Sunday, January 29, 2012

I pledge you my trough

When I was home in December 2010, my father and I took a drive to Pleasant Point on the Eastern Shore. While wandering around our cousin's property (Dad's first cousin, my "once-removed" from me, you see), I saw this stump with crowberry, or Empetrum growing on it. It's a lovely stump (I think I blogged it back when I first saw it), and I fell in love with crowberry even more that day. I think we have a tendency to overlook our common native plants. I know I did. What is crowberry to the glories of heather, etc., etc. Well, I still love heather, but I love crowberry too.

Pleasant Point Stump

This stump became my inspiration when I decided to finally try making some hypertufa things this summer. The trough of the blog post title is in the next two photos. I used two old plastic dish-washing basins as the form for this trough.* I found some crowberry growing in at transition of some very compressed gravel and some very wet clay. I found random bits of sedum and a tiny sempervivum already growing in the yard. I used composted leaf mulch, peat and sand for the soil, and mulched the whole shebang with pea gravel and old mussel shells. And this past December the crowberry took on the deep reddish winter tone and the sedum started to colour up and...! I was pretty happy with my first adventure in hypertufa.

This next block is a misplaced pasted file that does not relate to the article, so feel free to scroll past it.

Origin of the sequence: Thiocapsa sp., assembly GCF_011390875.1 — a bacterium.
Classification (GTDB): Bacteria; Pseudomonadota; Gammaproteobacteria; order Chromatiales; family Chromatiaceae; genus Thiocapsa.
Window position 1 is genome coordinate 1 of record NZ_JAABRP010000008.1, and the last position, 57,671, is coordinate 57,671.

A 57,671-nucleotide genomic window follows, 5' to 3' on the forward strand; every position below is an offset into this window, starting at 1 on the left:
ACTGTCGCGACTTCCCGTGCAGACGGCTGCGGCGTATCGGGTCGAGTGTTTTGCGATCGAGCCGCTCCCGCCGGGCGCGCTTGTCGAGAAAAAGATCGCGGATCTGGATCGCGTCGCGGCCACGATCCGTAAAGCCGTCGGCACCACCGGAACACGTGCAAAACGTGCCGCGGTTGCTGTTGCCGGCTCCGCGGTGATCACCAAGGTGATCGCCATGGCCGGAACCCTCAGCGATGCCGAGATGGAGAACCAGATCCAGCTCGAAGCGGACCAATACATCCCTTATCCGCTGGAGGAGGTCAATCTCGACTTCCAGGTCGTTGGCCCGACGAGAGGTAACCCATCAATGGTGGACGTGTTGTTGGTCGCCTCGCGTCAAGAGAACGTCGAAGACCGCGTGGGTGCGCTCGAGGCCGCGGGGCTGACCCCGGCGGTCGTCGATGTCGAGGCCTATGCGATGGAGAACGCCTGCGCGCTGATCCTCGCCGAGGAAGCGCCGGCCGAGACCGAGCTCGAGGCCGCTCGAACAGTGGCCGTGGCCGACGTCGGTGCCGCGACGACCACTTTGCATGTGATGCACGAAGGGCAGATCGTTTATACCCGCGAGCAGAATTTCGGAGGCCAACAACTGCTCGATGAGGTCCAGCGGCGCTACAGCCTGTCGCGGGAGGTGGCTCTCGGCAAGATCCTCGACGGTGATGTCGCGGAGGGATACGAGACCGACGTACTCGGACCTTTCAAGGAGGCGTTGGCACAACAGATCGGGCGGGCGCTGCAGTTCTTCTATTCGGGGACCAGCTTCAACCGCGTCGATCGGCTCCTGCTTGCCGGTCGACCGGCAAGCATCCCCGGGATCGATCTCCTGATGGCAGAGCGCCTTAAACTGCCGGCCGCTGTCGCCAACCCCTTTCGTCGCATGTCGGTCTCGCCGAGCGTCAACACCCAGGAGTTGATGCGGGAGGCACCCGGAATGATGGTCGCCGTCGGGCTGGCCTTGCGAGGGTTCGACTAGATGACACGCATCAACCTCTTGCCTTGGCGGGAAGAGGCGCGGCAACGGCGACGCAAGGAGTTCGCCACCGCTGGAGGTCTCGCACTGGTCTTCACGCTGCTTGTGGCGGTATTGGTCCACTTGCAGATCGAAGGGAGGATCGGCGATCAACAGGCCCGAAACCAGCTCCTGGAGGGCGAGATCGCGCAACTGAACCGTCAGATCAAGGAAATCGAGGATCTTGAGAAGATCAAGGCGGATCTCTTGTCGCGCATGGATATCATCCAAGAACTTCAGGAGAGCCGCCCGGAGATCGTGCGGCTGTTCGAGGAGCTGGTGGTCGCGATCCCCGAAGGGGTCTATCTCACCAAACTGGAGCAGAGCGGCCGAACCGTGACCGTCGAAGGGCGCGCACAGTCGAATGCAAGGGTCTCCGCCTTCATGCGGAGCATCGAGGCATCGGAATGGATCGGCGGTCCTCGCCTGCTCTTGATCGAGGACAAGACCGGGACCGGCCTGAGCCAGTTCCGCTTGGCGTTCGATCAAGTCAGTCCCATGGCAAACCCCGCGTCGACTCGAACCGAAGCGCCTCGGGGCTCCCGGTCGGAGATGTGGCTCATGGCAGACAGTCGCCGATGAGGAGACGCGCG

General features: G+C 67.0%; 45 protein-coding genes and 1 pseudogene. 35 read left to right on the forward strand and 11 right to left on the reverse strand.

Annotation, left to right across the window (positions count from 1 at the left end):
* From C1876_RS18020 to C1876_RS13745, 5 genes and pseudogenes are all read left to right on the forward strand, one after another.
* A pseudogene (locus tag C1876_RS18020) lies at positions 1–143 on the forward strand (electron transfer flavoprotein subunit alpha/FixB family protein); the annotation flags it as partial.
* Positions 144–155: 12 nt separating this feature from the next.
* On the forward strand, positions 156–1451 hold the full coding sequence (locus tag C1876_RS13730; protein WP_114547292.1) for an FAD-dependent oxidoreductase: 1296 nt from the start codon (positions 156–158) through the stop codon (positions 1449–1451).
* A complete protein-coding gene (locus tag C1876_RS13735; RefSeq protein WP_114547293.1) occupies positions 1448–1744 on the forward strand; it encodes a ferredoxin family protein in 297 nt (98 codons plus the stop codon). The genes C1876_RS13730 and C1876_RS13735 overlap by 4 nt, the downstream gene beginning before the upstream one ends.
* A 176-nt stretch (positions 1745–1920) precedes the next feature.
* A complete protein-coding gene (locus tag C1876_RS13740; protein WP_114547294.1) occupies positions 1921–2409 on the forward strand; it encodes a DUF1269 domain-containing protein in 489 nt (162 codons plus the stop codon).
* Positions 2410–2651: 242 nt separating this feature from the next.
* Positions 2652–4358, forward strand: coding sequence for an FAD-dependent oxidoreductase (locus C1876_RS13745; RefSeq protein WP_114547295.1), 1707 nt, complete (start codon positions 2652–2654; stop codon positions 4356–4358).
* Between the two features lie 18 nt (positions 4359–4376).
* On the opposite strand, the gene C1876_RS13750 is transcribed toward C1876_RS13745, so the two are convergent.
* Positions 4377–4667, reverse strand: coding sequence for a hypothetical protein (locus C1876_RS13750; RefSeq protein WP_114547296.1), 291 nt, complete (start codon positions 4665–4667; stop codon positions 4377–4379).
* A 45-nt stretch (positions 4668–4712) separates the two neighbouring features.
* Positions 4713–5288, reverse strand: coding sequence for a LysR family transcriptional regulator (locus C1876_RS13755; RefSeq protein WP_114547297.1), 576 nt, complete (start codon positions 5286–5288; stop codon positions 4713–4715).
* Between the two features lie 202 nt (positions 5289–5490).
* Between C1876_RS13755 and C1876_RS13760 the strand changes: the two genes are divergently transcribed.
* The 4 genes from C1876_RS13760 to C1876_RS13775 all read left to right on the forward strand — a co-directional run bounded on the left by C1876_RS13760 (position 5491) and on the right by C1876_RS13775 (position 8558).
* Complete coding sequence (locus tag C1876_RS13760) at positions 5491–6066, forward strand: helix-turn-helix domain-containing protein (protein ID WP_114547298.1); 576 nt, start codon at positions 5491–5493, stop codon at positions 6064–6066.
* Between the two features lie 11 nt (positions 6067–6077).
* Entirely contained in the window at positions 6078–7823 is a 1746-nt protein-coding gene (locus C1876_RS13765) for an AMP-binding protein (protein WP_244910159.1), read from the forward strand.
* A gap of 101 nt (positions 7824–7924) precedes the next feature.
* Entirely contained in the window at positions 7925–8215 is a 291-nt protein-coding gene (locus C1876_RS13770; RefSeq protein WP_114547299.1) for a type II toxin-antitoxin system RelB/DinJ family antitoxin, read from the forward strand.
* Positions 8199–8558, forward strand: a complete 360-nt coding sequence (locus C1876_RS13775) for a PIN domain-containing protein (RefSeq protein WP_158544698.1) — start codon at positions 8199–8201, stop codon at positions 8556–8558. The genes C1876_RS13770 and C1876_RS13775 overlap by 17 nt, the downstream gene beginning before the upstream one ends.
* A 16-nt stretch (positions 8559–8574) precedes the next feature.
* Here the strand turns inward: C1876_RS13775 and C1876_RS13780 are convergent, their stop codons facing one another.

Hypertufa trough

My favourite part of the hypertufa-making was carving and smoothing and adding texture to the still-soft concrete.

Hypertufa trough detail All planted and settled in for the winter. *Just typing trough at the moment confuses my brain. Through? Troff? tr-owf?


Morgan Crowley said...

That's a lovely trough (trow-f/troff/trawf). And I've never particularly liked sedums! But crowberry appeals to me as a name (I wonder why?) and well... yes it's an amazing stump. I've always loved micro environments. I want to build a gnome house on that stump.

Cat said...

I'm pretty sure you have used the proper spelling and the play on troth is neat. I'll try and get a picture off to you of the hypertufa in the winter son/snow this week. As i sit here typing that crazy cat is hitting me with her head.Odd, that!

The Garden Ms. S said...

Now, that did turn out well. I am encouraged to try it myself as a project with my son.

Love the landscaping textures you added to the plantings. Very pretty. :)

Sarah O. said...

It was fun mixing up the concrete (I don't think we ever fully get over playing in the mud). The hypertufa recipe I used called for portland cement as well as the peat and vermiculite/perlite, so gloves are a must and it's best to keep the kids out of the cement mix, of course. But unmolding the projects and taking a rasp to them and checking up on it while it cures would be great with kids, I think!